How do bands cope with the pressure of starting up?
Watching a new band playing on stage for the first time, I asked myself ‘how do they cope with playing at their first gig?’
When you watch a band playing on a stage, you are looking to see how they appear – are they relaxed and confident or are they nervous? Are they enjoying being in front of people, playing their own music? Some new bands look like rabbits caught in the headlights. As a writer my task is to observe musicians intently and try to feel what they are feeling. In a way, this is about trying to empathise with them. I watch for the signs: what do I see on their faces? Do I see excitement or fear? Or both? Do I see a bunch of guys who are confident, relaxed, exited? Or, do I see a group of people who are nervous, fearful, worried? Being under pressure does not mean that they will make mistakes or play badly. When they get on a stage and lights go up the adrenaline kicks in. They probably can’t see the audience in the glare of the stage lighting. Their hearts start to beat twice as fast; their minds start to work at a furious pace. They have a lot to concentrate on, whether it’s singing, remembering the lyrics, remembering the tunes they have composed, watching the strings of their instruments to see where their fingers should go. Determination sets in. It might not be until the last couple of songs, of their half-hour set, that they really get into the swing of the music.
You can tell when a band really wants it. Their faces and the way they perform on stage show how their ambition is burning. They want to be successful. They want their fans to love them, they want to win over people who have not seen them before, they want to leave the room with adulation and their reputation secured. They want to play a set which is going to mark them out and make a name for their music on the scene. If they are to win over audiences, they have to really want it. They have to win over the sceptical and the curious. People who might be hard to convince. People that are not there to see them. These are people who are watching closely to see what this new band is made of.so when they start to play they all have to say to themselves ‘let’s ‘av it.’
How do young, inexperienced musicians cope with that kind of pressure, at the start of a music career as a performing band? Can they get to that level of stage craft where they can portray themselves as a strong, confident, determined group of people who believe in themselves and their music? How do they do that? Maybe that is not what they are actually feeling on the inside, but what do we see on their faces? As a group of people, do they all share the same level of commitment? Do they want it, individually and collectively? Are they really ready to make the sacrifices needed to become a serious band?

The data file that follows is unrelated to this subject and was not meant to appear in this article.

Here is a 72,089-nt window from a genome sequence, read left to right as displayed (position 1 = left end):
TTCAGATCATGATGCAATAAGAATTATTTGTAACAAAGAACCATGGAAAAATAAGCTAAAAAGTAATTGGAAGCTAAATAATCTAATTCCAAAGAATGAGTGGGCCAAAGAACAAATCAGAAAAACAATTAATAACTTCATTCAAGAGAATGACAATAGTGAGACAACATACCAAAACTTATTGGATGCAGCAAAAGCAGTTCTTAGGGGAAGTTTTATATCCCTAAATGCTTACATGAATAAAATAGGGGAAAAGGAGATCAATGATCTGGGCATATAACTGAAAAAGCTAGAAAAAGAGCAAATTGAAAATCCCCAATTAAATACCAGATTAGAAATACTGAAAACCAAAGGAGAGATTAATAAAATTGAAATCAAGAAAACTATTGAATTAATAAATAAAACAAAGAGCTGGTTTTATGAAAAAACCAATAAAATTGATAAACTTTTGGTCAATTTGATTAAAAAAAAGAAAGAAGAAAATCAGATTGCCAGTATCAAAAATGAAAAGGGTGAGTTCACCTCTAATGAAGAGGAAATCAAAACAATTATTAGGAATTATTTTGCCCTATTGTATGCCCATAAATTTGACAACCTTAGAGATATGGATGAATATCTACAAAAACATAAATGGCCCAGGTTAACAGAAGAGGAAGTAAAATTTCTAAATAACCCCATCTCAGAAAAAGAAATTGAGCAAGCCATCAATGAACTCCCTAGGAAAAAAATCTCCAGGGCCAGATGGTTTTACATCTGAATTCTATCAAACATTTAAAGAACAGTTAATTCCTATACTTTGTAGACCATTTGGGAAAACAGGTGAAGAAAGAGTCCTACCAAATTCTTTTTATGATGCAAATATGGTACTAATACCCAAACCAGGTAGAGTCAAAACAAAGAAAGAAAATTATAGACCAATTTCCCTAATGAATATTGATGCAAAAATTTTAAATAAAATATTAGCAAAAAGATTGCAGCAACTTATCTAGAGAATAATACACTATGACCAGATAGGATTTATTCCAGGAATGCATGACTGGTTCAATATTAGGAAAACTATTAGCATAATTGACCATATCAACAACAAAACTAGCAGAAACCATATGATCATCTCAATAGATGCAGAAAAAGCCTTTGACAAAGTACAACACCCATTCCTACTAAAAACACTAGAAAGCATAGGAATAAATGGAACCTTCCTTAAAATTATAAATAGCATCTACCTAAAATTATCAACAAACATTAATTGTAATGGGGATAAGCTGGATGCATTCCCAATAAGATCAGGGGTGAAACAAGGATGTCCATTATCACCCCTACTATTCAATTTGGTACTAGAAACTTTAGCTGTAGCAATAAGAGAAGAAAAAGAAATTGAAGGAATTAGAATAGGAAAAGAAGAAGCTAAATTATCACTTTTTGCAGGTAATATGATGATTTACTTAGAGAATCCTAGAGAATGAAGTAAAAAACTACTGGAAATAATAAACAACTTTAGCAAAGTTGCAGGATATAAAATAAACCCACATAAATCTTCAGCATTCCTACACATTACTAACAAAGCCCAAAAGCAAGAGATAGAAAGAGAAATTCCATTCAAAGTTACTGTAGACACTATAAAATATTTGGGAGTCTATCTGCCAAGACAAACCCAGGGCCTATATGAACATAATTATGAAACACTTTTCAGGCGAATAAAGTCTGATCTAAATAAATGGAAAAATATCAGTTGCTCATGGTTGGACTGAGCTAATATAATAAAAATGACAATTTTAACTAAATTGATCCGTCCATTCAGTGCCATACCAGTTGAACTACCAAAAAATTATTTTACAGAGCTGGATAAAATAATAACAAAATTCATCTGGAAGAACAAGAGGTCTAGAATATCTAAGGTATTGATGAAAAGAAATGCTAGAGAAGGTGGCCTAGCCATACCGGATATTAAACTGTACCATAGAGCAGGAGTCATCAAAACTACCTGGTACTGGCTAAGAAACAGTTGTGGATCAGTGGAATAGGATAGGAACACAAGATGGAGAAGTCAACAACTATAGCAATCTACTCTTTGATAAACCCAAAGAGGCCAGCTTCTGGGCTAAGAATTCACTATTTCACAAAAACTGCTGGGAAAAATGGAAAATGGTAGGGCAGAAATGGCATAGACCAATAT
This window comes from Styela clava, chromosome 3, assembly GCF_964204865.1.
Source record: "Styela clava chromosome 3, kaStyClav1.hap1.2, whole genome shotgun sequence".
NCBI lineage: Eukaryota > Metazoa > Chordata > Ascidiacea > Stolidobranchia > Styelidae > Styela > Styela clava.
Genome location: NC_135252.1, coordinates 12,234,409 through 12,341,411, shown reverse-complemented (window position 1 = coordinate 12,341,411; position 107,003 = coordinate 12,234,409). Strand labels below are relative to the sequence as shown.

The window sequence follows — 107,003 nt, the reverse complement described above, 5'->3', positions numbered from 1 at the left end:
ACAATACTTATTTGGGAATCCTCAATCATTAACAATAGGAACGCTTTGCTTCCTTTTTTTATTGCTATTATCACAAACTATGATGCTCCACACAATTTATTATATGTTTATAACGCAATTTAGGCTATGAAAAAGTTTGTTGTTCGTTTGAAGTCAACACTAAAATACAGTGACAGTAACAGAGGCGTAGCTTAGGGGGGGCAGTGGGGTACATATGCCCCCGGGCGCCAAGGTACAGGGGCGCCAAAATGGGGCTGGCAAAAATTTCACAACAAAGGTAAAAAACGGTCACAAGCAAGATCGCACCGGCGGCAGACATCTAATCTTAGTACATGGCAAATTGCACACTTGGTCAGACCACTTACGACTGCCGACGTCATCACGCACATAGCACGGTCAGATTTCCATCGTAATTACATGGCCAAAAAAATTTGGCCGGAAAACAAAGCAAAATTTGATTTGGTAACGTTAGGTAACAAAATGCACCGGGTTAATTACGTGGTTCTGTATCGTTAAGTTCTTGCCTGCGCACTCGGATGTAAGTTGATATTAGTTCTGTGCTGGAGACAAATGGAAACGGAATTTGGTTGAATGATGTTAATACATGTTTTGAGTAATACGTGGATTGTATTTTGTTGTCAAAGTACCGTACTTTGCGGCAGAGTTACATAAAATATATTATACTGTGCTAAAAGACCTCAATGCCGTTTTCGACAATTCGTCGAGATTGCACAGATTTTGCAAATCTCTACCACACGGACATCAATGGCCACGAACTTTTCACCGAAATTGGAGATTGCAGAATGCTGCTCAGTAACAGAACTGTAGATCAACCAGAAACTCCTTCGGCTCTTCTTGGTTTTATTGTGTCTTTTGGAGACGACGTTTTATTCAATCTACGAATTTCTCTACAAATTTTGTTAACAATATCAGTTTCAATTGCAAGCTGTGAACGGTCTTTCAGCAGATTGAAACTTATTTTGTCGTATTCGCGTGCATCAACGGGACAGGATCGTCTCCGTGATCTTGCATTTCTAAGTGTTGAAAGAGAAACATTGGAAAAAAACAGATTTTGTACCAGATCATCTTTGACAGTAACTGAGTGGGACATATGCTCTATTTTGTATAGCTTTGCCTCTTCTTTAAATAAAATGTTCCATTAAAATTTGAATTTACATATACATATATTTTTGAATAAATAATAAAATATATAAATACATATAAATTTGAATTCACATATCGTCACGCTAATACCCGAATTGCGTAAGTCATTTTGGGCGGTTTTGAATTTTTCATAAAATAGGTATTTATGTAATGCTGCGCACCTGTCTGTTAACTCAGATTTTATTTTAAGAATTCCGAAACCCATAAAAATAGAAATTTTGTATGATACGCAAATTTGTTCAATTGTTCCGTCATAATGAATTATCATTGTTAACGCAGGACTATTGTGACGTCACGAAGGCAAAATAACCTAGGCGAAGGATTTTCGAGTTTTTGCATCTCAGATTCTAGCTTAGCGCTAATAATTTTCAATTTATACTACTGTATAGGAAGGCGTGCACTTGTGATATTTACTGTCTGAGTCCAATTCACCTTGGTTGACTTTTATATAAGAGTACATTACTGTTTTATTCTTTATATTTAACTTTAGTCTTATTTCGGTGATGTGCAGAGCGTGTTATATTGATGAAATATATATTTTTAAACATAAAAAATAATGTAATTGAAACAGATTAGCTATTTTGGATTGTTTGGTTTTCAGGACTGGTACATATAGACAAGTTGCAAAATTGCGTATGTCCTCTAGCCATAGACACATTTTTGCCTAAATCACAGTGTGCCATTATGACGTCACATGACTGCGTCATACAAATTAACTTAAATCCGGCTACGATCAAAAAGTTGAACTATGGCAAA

When you watch a band performing on stage, it is not always easy to tell what is going on their minds. Some musicians have a knack of smiling and looking happy, whatever they are really like on the inside. Do they look like they are just playing another gig or is this a special event for them? Are they feeling the crowd and are they getting that buzz, that reaction, that is flowing on to the stage? The older a band gets in its musical career, the more difficult it is to see what they are feeling. Mature musicians tend to get used to live performances (just another gig) and have a professional manner that hides anything going on inside. If something goes wrong, they joke about it and carry on. It’s just what happens to bands. It comes with the job. They appear as polished professionals, doing a job, well rehearsed, steadily working away at their chosen craft. Some young bands can also look like this.
You can never really tell what’s happening on a stage. You might be able to watch carefully and write about it in such a way as to convey (to readers) what it was like to be there. But all gigs have layers of experience, seams of reality, and you can never really report everything. Fifty people might go and see a band; they will take home with them fifty different reactions and experiences.
(Written at a festival in July between gig slots)